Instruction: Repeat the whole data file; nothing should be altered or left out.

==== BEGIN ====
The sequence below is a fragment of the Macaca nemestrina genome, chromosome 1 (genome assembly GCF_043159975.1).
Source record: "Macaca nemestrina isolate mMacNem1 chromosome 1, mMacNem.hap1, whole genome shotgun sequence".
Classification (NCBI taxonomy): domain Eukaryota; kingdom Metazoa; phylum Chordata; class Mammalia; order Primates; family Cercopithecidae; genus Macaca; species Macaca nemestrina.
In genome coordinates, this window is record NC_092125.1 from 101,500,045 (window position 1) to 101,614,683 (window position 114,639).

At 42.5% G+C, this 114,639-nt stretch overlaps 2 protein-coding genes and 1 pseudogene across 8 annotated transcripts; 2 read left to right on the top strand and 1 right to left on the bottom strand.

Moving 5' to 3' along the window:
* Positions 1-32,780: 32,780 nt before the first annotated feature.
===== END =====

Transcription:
The sequence below is a fragment of the Macaca nemestrina genome, chromosome 1 (genome assembly GCF_043159975.1).
Source record: "Macaca nemestrina isolate mMacNem1 chromosome 1, mMacNem.hap1, whole genome shotgun sequence".
Classification (NCBI taxonomy): domain Eukaryota; kingdom Metazoa; phylum Chordata; class Mammalia; order Primates; family Cercopithecidae; genus Macaca; species Macaca nemestrina.
In genome coordinates, this window is record NC_092125.1 from 101,500,045 (window position 1) to 101,614,683 (window position 114,639).

At 42.5% G+C, this 114,639-nt stretch overlaps 2 protein-coding genes and 1 pseudogene across 8 annotated transcripts; 2 read left to right on the top strand and 1 right to left on the bottom strand.

Moving 5' to 3' along the window:
* Positions 1-32,780: 32,780 nt before the first annotated feature.